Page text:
Kindness is a gift that keeps on giving. Today is World Kindness Day but people don't often realise there's a difference in being 'kind' and being 'nice'. Bipolar UK Ambassador Leah Charles-King explains.

Since the start of the pandemic it’s becoming really common for people to experience low mood and anxiety; especially during national and local lockdowns. Feelings can grow more intense as the uncertainty becomes too much to bear for some. 


Mental ill health is on the rise and being #kindtoyourmind is more important than ever.  Caring for your mind is just as imperative as caring for your body.


Here’s some tips on how you can be #kind to yourself today (and everyday): 


1. Manage your thoughts

I’ve spent many years overthinking and in my own thoughts, which has caused immense confusion and upset. Everyone experiences unhelpful thoughts sometimes but the challenge is to think about what you’re thinking about. Being aware of these thoughts can begin to reduce the negative impact on your mental health. 


2: Practice mindfulness 

It’s not easy when feeling anxious, but try to live in the now and spend less time overthinking. Research has proven that staying in the present moment helps mental health. Mindfulness means focussing on what is happening now instead of being on automatic pilot. Many of us spend a lot of time in our heads – regretting the past, fearing the future or just trying to manage the challenges of the day which causes stress. Try and pay attention to the now. 


3. Keep a gratitude diary

I personally do this, and when I started about 2 years ago it literally changed my life. It was the start of a journey in changing my mindset from focussing on the negative to the positive instead. It’s easy to do and you only need a few minutes a day. When life is tough it’s easy to lose sight of the good things. Trying to stay focus on the good things trains the brain to focus on positive things. Trust me, you have more to be grateful for than you may think!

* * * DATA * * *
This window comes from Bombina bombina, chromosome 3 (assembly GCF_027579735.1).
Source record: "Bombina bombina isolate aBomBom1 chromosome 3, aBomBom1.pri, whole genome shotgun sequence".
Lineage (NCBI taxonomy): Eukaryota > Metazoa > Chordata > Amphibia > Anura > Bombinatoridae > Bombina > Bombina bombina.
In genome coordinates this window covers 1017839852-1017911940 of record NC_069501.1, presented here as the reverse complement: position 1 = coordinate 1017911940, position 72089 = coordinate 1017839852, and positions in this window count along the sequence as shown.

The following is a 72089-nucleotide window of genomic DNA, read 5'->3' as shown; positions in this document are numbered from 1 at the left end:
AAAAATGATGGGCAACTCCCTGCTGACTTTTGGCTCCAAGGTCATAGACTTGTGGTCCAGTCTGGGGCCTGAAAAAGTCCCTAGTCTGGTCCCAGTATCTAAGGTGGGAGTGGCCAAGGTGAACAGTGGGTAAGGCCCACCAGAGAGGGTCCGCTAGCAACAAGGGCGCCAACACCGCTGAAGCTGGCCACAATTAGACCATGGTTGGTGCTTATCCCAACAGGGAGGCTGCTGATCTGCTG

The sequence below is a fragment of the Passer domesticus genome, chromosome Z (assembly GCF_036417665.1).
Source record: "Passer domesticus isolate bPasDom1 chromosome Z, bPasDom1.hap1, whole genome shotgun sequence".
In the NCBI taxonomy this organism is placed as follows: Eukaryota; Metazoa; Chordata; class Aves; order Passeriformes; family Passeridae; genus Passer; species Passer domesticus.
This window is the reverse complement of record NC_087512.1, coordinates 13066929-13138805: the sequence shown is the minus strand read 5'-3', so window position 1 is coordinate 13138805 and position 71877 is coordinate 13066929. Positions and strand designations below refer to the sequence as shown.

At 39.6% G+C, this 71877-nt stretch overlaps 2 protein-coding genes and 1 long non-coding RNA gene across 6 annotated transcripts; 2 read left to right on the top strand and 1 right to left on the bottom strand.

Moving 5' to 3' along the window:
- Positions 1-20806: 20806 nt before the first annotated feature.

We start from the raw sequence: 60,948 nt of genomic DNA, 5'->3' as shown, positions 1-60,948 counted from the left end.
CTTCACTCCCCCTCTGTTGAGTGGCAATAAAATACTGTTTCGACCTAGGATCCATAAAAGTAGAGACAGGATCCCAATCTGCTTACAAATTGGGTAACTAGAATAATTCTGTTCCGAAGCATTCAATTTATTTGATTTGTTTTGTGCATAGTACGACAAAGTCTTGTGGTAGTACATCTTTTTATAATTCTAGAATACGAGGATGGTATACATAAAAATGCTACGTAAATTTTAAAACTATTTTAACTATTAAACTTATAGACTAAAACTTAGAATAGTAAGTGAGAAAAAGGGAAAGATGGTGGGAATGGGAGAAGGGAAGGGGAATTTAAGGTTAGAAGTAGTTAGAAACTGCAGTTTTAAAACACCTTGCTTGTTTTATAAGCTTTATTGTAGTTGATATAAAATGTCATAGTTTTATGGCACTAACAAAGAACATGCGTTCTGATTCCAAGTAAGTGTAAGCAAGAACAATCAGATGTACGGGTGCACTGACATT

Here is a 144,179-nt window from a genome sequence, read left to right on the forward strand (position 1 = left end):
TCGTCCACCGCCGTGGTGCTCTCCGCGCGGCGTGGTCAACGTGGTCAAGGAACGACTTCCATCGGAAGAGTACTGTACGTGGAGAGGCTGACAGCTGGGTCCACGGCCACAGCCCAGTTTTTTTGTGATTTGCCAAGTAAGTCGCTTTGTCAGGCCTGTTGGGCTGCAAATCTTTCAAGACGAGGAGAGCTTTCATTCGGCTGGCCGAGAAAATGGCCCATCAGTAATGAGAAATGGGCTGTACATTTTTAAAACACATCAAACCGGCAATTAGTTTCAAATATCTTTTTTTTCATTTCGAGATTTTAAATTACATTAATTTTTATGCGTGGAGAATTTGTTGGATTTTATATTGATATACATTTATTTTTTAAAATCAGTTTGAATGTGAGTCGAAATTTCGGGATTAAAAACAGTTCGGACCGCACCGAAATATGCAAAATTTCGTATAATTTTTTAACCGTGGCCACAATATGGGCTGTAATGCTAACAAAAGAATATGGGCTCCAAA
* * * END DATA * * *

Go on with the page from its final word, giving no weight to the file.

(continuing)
4: Food, mood and exercise 

“You are what you eat”; “Health is wealth”  are just a couple of sound bites I often hear people say. But it’s easier said than done when you’re feeling depressed or anxious. When I’m depressed I want to eat sweet things like cakes and doughnuts, but when I’m highly anxious I don't eat or drink at all. 


There’s loads of evidence that things like high sugar, fat, excessive drinking of alcohol can make people more depressed and anxious. Many people swear by regular exercise, yoga or long walks to combat depression and promote wellbeing. Again, easier said than done if you’re feeling low, but try not to set unrealistic goals and take one step at a time. 


5: Be compassionate to yourself 

When I feel low I tend to batter myself mentally but I’m really working on being more compassionate to myself like I naturally would towards a friend. If a friend is going through a tough time I immediately offer support and understanding, so why not afford myself the same grace? Self kindness helps me feel mentally better and less downtrodden. 


How are you kind to yourself? Join me to continue the conversation via Twitter


Written by @leahcharlesking

TV & Radio Presenter | Mental Health Warrior | Bipolar UK Ambassador